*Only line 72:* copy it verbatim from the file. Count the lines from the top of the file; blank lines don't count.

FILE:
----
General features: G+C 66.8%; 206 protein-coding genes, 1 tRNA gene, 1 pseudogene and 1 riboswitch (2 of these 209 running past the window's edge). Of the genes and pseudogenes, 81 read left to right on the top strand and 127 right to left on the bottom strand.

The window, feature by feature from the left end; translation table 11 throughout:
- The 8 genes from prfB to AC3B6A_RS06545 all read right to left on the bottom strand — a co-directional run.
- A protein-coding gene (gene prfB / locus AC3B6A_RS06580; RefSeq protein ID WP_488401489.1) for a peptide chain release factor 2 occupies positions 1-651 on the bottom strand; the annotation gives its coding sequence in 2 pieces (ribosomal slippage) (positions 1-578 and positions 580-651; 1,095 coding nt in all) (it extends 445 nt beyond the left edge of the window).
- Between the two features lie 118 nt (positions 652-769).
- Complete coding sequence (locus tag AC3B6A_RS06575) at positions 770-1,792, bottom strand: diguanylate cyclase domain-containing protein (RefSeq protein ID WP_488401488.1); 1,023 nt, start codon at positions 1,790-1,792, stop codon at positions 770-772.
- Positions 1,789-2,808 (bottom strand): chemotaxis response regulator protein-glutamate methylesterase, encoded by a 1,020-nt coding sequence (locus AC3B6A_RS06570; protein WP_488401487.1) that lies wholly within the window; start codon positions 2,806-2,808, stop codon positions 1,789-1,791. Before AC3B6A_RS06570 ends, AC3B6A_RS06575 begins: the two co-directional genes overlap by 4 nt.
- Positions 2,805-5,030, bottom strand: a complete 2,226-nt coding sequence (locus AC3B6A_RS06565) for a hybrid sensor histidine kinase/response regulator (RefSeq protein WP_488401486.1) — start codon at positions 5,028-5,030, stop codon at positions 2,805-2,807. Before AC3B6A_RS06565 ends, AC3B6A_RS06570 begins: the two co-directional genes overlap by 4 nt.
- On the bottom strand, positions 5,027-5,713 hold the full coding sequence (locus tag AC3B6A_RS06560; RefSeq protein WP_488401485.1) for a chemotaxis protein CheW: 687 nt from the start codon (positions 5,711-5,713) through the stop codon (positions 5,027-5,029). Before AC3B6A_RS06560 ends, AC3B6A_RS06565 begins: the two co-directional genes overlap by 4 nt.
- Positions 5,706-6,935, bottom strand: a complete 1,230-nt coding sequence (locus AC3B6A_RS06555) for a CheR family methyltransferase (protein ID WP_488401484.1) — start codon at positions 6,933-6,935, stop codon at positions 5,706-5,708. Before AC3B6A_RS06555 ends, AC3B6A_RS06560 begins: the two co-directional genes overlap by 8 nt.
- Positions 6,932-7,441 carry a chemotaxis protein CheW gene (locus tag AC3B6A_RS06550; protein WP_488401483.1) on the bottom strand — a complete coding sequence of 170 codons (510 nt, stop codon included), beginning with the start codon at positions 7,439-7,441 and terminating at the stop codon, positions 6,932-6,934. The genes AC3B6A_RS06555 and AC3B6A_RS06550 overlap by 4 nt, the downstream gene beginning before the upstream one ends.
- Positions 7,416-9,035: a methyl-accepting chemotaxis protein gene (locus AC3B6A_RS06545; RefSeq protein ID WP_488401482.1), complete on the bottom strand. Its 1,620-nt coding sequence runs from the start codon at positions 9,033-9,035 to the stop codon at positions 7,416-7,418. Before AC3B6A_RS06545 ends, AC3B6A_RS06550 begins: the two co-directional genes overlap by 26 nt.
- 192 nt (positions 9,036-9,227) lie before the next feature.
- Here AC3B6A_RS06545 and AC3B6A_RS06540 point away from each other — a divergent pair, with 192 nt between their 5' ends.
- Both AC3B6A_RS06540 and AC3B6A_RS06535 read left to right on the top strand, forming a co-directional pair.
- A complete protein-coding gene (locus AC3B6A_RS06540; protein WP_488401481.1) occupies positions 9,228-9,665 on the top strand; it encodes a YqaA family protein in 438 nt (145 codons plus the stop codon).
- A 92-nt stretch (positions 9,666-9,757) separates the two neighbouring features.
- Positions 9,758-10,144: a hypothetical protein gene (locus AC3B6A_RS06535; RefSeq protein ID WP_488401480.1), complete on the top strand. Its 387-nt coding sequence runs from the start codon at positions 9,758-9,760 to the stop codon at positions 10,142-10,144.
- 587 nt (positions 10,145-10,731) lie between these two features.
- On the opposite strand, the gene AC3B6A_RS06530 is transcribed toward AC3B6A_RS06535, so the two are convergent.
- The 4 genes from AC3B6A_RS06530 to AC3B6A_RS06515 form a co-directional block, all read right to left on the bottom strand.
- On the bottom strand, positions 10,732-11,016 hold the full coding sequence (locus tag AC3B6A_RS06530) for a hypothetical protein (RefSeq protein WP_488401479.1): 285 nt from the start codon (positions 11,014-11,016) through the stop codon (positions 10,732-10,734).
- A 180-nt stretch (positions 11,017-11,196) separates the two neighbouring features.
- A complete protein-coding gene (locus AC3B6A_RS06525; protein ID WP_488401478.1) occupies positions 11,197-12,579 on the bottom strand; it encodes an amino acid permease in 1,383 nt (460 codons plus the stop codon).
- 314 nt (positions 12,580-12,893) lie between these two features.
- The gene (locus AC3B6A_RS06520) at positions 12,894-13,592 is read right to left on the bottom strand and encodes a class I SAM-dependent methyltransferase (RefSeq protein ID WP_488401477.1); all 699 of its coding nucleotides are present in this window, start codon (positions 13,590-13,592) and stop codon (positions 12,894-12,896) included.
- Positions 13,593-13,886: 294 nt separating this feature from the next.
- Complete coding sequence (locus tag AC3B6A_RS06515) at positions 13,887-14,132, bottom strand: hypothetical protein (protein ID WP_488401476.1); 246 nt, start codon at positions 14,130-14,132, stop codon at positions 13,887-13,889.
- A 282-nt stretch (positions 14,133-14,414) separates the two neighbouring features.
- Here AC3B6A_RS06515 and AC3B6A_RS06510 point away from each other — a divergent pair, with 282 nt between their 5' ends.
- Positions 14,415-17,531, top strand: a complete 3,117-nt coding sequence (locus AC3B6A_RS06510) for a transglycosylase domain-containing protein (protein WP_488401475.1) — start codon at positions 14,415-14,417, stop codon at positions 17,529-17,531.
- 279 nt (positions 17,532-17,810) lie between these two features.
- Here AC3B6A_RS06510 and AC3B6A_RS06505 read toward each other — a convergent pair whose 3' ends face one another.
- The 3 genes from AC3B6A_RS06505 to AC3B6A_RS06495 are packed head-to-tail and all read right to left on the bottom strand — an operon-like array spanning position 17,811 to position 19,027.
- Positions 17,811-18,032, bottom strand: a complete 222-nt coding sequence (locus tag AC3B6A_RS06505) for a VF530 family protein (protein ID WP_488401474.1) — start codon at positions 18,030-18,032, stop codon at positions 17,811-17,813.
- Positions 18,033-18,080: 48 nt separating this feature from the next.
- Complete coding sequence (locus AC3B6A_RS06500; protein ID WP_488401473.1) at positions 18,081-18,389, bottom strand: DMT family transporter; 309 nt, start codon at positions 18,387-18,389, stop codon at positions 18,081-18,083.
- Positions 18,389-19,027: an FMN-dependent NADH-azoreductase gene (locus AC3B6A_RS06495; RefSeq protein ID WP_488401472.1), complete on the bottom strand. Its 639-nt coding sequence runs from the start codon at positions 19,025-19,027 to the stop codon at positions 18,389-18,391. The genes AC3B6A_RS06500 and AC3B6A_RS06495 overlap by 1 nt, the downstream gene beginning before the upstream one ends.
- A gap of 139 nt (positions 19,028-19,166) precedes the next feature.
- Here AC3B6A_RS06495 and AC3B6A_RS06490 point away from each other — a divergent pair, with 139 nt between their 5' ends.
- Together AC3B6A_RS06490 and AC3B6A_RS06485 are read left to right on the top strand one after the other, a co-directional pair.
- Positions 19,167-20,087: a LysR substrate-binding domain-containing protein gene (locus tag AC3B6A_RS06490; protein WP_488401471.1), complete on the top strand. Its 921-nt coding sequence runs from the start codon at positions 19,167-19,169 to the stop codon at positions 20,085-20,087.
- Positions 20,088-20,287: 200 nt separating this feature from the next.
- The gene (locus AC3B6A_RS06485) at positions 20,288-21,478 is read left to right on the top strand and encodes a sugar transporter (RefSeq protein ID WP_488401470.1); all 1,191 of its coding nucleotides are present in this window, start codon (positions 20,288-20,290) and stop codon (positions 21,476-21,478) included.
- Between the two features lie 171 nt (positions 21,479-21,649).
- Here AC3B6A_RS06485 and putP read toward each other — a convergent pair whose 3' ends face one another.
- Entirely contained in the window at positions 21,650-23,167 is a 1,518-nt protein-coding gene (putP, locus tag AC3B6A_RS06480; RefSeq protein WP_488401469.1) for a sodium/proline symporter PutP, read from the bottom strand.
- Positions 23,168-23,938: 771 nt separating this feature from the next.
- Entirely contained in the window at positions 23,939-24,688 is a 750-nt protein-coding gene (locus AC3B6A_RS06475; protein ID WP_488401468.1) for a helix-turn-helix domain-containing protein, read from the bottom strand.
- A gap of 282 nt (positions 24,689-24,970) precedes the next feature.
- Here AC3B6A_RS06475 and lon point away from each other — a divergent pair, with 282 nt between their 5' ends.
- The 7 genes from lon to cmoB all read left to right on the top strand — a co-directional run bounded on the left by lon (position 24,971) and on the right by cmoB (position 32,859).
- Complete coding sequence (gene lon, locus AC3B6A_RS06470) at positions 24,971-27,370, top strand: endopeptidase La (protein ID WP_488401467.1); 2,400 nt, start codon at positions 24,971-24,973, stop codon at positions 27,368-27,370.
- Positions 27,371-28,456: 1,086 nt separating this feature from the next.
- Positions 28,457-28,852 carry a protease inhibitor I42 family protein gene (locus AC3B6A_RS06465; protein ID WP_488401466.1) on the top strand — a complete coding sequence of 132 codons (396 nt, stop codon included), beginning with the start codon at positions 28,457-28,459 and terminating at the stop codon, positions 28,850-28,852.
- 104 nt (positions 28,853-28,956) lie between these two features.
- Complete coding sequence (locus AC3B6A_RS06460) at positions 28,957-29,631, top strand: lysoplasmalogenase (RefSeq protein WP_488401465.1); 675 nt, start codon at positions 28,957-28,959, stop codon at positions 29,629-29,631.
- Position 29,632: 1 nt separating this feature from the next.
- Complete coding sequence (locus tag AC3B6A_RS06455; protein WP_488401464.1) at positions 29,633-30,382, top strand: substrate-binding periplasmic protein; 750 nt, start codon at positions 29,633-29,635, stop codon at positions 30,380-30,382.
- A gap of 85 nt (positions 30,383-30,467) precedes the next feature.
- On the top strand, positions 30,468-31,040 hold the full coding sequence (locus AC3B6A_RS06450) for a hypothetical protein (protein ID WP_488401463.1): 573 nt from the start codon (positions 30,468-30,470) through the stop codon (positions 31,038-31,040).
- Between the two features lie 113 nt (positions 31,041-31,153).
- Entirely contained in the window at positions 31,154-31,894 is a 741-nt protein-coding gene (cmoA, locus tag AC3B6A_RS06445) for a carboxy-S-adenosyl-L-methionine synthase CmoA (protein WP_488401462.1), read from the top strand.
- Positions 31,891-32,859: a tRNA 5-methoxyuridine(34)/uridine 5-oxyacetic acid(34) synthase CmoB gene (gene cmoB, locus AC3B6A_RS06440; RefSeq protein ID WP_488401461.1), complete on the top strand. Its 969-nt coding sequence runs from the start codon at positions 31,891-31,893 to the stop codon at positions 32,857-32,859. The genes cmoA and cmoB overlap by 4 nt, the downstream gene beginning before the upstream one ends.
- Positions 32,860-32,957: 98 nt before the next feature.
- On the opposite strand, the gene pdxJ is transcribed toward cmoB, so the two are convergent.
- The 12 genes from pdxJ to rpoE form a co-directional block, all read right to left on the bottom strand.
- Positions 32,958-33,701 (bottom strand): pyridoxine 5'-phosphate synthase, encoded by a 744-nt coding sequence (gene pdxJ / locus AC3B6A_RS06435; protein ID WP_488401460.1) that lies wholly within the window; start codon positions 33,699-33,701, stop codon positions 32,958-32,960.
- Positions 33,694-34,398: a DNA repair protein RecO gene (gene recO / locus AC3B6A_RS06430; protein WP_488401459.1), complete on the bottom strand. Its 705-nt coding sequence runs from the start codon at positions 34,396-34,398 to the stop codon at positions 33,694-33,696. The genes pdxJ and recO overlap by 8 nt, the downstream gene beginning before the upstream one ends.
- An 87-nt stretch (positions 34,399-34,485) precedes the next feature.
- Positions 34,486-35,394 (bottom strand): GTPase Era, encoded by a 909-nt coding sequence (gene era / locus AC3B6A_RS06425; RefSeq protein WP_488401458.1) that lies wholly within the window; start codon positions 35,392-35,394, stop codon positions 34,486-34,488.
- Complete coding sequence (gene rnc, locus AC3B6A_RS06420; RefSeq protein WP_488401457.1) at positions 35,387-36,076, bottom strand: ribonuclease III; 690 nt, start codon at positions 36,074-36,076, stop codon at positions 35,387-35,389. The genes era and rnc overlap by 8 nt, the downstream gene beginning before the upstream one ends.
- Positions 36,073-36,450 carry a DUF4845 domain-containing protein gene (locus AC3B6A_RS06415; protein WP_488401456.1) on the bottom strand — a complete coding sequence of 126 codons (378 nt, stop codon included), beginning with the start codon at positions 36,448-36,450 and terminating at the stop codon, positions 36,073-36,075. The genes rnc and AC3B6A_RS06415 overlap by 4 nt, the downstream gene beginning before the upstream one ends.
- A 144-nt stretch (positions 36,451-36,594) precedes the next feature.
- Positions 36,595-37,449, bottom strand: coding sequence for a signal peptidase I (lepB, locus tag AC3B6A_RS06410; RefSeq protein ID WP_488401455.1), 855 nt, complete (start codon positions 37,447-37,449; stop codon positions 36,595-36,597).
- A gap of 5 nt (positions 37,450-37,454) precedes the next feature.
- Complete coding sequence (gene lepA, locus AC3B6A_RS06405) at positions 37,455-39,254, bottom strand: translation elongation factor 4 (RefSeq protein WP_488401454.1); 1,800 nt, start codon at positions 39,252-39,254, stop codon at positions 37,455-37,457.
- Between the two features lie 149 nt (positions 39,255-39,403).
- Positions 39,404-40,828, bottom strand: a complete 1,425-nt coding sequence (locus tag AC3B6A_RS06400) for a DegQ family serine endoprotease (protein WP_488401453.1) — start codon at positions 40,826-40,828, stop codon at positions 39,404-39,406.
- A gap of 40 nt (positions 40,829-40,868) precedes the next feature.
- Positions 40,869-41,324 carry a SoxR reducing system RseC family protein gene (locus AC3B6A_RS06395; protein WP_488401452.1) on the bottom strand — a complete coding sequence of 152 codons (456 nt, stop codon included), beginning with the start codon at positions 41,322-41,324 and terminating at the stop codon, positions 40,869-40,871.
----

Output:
- Complete coding sequence (gene rnc, locus AC3B6A_RS06420; RefSeq protein WP_488401457.1) at positions 35,387-36,076, bottom strand: ribonuclease III; 690 nt, start codon at positions 36,074-36,076, stop codon at positions 35,387-35,389. The genes era and rnc overlap by 8 nt, the downstream gene beginning before the upstream one ends.